Before his 2010 masterpiece mea culpa, My Beautiful Dark Twisted Fantasy, Kanye West had a permanent set of diamonds fastened to his bottom teeth. You may have thought this was simply continuing the streak of antagonistic decadence that can be traced through the Nellys and the Puffs and the Pacs all the way back to rap’s beginnings. The academics might have rushed to paint is as an inversion of that very construct. But did you ever consider that one row of Kanye West’s teeth might be the portal into an alternate reality, one where The Trackmasters laced all of The Blueprint and where Birdman learned how to properly file sample clearance papers? Well, lunge for your floss, because Mikkey Halsted says that that may just be the case. Speaking to DJ Booth, the Chicago rapper (who had a hit with the Kanye-produced “Foolish Game” sheds some light on West’s monologue at the end of The College Dropout and, in the process, puts forth one of modern rap’s most tantalizing hypotheticals.
The short version is this: When Cash Money came through Chicago on tour near the turn of the century, some local heads put Baby on to Halsted, who at the time had one of the city’s most buzzed-about mixtapes. The New Orleans mogul extends an offer to sign West and his roster of artists, including Halsted and his younger sister, to Cash Money, to form the parent company’s Midwest arm. Kanye balked, feeling that Cash Money was “too street” and that he would fit better at Roc-A-Fella, but encouraged Mikkey to take the solo deal, under the assumption that the mixtape (and with it, a grip of Kanye’s beats) would form the basis of his debut album. Halsted signed, but when he arrived in Louisiana, Birdman pulled a bait-and-switch, claiming he didn’t want to clear Kanye’s samples and that the whole album would have to be re-made.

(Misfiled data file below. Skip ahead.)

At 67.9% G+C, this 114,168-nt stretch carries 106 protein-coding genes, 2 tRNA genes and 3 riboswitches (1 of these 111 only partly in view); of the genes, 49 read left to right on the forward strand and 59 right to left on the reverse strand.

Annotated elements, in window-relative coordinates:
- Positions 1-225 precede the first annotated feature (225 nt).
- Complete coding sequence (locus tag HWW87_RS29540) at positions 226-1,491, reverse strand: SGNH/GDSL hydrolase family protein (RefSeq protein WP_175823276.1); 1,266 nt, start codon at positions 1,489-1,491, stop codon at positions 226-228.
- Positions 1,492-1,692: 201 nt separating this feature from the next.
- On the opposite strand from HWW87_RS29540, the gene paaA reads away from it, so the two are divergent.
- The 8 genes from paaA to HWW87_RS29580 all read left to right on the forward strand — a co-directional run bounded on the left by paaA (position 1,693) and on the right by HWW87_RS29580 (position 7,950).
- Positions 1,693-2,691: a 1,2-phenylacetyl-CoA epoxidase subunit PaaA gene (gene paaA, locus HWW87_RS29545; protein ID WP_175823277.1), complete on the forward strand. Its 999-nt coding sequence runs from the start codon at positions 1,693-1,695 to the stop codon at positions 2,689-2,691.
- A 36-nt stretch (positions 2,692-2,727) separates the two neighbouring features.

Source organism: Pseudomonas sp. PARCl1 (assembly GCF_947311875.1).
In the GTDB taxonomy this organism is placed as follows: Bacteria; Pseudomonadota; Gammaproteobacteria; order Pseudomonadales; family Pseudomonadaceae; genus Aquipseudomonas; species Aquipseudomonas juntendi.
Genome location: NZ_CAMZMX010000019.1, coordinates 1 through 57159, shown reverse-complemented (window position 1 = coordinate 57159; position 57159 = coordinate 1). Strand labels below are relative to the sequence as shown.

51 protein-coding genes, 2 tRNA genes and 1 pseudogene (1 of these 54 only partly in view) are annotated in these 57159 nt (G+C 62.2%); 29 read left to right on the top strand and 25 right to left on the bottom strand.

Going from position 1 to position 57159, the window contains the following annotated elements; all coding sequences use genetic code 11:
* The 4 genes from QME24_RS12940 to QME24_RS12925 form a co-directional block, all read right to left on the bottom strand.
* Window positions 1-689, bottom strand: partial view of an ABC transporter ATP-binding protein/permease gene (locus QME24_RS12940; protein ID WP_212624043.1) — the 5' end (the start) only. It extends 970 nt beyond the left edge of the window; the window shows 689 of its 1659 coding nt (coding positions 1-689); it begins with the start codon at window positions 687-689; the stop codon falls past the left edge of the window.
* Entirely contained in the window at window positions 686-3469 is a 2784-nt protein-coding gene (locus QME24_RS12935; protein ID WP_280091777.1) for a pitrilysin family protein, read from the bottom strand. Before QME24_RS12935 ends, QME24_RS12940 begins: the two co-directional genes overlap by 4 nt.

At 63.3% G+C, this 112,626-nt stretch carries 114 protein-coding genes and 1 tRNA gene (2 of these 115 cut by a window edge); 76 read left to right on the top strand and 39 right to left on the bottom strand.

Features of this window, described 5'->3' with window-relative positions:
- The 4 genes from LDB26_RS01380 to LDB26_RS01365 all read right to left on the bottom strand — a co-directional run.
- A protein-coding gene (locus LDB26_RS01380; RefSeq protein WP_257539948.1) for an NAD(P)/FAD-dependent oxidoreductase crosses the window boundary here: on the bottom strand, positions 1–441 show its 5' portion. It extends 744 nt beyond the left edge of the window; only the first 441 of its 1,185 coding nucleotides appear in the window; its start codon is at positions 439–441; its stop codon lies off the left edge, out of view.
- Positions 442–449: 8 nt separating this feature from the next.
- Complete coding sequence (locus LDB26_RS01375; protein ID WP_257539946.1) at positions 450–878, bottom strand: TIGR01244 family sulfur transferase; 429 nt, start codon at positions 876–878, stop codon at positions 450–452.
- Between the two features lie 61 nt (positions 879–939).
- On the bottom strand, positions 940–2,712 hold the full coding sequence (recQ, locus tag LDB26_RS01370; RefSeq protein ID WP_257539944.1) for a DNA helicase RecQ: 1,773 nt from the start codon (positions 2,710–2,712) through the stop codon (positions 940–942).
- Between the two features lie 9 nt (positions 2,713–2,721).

According to Halsted’s account, he threatened to quit on the spot, out of loyalty to West–who stood to make money on the beats he had produced for Mikkey on spec. Baby eventually relented (sort of), flying in West to track out a half-dozen beats. In any event, the ordeal was summed up in less-than-specific terms on “Last Call“: “One of my homies that was one of my artists, he got signed. But it was supposed to really go through my production company, but he ended up going straight with the company. So like, I’m just straight holding the phone, getting the bad news that dude was trying to leave my company.”